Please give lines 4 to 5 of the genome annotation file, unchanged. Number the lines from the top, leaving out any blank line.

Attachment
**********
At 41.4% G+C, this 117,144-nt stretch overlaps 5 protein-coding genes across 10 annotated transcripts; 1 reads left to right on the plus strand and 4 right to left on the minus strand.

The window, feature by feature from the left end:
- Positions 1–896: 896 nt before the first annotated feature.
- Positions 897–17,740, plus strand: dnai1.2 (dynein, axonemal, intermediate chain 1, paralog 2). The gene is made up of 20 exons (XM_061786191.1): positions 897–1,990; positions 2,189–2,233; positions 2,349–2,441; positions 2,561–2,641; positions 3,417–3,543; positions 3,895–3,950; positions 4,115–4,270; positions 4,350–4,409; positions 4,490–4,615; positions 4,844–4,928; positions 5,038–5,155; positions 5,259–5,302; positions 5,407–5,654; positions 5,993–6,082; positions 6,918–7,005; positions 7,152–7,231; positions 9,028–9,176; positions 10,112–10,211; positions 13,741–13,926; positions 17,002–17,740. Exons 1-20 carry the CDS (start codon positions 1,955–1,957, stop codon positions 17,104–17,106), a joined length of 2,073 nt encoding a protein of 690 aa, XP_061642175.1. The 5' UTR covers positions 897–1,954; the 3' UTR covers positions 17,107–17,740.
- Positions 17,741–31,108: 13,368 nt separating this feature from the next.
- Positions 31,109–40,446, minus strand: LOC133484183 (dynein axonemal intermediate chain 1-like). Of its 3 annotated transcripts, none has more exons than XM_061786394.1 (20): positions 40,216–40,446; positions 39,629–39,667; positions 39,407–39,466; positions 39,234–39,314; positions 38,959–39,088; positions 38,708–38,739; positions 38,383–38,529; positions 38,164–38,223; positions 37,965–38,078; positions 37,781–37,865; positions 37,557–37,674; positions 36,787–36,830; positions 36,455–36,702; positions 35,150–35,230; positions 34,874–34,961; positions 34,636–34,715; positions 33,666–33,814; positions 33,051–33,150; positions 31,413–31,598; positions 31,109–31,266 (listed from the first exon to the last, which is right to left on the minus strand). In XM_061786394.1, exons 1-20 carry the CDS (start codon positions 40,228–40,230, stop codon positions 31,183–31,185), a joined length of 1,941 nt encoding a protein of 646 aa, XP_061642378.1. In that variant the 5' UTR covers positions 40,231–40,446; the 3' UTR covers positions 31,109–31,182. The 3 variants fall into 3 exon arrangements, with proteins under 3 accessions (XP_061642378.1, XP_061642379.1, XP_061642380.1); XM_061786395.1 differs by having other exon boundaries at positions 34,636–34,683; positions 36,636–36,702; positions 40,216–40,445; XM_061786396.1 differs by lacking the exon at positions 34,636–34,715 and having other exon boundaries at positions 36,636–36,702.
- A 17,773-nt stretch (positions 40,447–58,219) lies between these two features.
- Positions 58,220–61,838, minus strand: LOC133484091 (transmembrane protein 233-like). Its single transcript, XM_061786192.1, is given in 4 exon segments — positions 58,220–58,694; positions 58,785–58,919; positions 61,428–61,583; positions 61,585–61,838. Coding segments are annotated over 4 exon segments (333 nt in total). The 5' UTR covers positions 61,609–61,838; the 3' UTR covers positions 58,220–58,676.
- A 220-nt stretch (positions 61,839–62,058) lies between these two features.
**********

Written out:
- Positions 897–17,740, plus strand: dnai1.2 (dynein, axonemal, intermediate chain 1, paralog 2). The gene is made up of 20 exons (XM_061786191.1): positions 897–1,990; positions 2,189–2,233; positions 2,349–2,441; positions 2,561–2,641; positions 3,417–3,543; positions 3,895–3,950; positions 4,115–4,270; positions 4,350–4,409; positions 4,490–4,615; positions 4,844–4,928; positions 5,038–5,155; positions 5,259–5,302; positions 5,407–5,654; positions 5,993–6,082; positions 6,918–7,005; positions 7,152–7,231; positions 9,028–9,176; positions 10,112–10,211; positions 13,741–13,926; positions 17,002–17,740. Exons 1-20 carry the CDS (start codon positions 1,955–1,957, stop codon positions 17,104–17,106), a joined length of 2,073 nt encoding a protein of 690 aa, XP_061642175.1. The 5' UTR covers positions 897–1,954; the 3' UTR covers positions 17,107–17,740.
- Positions 17,741–31,108: 13,368 nt separating this feature from the next.